The Lost Greenhorn, considered Alfred Jacob Miller’s most famous painting, is an imagined scene which captures the feeling possessed by many explorers of the prairie, of being lost in an unending plain devoid of familiar landmarks. Photo by Walters Art Museum.

Bierstadt’s paintings of Yellowstone were integral to the establishment of the first national park and thus the entire National Park system. Carl Rungius, wildlife artist and sometime resident of Wyoming, helped inspire a wildlife conservation movement with his inspiring paintings of game animals. Art depicting Native Americans became increasingly romantic and nostalgic as they lost more and more of their land and way of life.


With the settling of the West came the transition from oils and watercolor to photography. As this new technology became sharper and more portable, it was increasingly used to record accurate images of the West. Its advantages are undeniable, and it remains the dominant art form used by conservationists today. More modern advances in camera technology allow anyone to share images anywhere of anything. It makes it easy to connect people to the beauty and inspiration of a place such as the Platte River and the preserve along its banks where I work.

In a perfect example of art’s ability to catch things that happen too quickly for cameras, I drew a scene from a typical workday out on the Platte River Prairie Preserve. Killdeer fled from me along the tracks of an excavator that had recently recreated some historic wetlands on one of our properties. Photo by Kimberly Tri.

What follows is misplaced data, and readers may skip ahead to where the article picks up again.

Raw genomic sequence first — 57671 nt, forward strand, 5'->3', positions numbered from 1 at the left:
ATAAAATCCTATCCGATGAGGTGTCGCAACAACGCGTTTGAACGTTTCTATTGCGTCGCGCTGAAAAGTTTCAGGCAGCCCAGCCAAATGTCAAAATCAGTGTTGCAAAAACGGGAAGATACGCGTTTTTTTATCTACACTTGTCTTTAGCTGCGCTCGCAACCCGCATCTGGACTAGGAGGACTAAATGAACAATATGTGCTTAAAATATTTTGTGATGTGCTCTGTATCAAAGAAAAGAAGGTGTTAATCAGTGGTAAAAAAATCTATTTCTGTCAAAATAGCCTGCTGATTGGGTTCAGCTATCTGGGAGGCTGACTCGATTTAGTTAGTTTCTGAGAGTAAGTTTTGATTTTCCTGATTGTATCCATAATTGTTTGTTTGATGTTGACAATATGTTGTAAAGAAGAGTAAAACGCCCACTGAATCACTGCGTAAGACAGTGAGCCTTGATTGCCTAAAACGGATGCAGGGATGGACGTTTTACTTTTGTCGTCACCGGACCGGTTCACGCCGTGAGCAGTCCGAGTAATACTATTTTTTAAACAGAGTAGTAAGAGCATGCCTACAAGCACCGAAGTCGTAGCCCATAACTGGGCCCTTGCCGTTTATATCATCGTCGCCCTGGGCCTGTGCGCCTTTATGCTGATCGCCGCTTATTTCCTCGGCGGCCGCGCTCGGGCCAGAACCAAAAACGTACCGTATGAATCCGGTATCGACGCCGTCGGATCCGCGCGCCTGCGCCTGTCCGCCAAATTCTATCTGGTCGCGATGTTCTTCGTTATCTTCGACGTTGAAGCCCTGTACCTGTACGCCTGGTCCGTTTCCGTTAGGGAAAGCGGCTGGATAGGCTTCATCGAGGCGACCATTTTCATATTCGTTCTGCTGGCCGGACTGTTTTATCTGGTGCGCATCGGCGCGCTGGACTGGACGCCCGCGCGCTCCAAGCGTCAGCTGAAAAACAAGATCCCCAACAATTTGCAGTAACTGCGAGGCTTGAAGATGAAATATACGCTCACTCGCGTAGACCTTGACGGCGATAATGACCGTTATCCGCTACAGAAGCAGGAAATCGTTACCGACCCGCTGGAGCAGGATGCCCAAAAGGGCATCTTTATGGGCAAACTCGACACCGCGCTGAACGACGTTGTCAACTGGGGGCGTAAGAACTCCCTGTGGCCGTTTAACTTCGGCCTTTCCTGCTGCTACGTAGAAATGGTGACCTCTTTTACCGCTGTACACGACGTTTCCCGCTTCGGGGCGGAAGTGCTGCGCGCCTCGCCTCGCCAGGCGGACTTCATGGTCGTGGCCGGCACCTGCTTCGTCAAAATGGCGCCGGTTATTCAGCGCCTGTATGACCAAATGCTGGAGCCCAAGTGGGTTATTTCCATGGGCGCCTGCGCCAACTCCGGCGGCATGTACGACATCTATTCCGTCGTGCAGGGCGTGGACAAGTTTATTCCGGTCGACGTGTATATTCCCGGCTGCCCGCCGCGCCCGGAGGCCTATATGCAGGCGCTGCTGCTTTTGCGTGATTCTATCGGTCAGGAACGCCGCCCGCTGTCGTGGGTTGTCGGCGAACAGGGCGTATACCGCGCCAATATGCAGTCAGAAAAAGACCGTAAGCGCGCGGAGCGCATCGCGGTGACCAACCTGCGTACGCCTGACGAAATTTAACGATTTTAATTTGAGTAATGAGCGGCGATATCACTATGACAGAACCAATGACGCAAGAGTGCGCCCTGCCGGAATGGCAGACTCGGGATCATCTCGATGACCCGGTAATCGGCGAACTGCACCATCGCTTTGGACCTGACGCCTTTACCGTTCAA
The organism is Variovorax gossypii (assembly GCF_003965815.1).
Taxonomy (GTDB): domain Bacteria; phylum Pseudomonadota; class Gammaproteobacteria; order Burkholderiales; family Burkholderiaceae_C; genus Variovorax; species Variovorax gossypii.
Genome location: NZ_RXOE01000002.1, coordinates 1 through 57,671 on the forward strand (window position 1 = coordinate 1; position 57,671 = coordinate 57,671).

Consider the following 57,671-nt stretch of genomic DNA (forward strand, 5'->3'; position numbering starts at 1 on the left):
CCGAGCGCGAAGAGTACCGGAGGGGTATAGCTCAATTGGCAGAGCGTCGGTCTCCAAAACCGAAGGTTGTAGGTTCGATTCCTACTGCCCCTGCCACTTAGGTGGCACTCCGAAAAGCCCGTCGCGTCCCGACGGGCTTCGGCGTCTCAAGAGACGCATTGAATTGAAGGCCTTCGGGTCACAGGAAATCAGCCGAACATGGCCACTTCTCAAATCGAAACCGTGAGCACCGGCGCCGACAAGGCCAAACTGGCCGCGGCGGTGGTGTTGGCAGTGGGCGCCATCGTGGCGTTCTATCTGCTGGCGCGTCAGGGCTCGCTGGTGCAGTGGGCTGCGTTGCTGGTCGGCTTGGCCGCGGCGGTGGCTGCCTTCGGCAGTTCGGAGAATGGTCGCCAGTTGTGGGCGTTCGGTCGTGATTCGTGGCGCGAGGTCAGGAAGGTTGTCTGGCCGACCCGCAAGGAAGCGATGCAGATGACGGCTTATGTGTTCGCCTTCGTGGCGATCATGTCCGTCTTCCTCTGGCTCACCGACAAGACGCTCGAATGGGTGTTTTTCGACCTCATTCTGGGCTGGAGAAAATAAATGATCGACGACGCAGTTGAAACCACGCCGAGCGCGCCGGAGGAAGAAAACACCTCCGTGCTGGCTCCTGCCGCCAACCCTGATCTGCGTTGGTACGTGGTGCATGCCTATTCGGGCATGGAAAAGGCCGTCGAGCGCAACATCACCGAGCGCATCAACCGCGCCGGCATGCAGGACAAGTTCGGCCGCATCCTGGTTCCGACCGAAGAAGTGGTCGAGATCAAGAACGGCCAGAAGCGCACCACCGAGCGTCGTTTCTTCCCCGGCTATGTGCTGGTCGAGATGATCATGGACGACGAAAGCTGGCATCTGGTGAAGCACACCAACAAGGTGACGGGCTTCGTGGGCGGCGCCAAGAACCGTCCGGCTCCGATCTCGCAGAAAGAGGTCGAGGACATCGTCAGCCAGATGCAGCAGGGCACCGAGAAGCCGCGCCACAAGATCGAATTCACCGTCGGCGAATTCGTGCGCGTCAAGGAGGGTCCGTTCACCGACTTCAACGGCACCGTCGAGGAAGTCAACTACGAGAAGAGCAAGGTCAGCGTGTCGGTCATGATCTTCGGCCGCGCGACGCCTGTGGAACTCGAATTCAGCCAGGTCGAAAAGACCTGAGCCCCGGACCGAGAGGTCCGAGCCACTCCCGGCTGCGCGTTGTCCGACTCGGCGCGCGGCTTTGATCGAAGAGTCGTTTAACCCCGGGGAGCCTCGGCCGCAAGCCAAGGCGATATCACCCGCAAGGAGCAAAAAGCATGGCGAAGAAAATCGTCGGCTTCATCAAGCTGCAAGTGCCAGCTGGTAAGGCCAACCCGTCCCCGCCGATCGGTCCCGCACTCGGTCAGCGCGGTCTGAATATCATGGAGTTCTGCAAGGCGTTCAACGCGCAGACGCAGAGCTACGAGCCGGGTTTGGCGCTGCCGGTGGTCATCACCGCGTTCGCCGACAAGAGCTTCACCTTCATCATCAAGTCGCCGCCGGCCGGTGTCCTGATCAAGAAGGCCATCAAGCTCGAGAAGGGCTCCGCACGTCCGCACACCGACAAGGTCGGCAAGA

Photography is such a valuable tool to us conservationists, but it will never hold my interest like pencils and sketchbooks do. I’m proud to carry on the old tradition. My main interest is in wildlife art, where sometimes I have to strip my subject right down to its skeleton in order to realistically put it together back on paper. This stripping down to basic structure, and the painstaking recreation of lines and forms, gives the artist the most intimate knowledge of their subject. It’s this connection that I find more and more as I work to improve my skills. I also like how it allows me to share scenes that happen too fast to catch on film, or that I don’t have the opportunity to observe myself. Art’s greatest strength, I think, is the ability to create novel scenes and images, which I am learning to do in illustrating ecological concepts that may not be apparent in a single photo. Plus, it gives me something to do way out in rural Nebraska. Ultimately, the longer I live along what used to be the Great Platte River Road, the more connected I feel to the long line of men and women who traveled this landscape long before me, back when it was a wild and unforgiving frontier.

One of my favorite things about traditional art is the ability to demonstrate ecological concepts in a single image. Here I was playing on the “you are what you eat” idea to show just how omnivorous foxes really are. Photo by Kimberly Tri.



PBT team photo. Summer 2023

About PBT

We are a group of storytellers using timelapse photography and multimedia storytelling to explore watersheds. PBT has been in motion since 2011.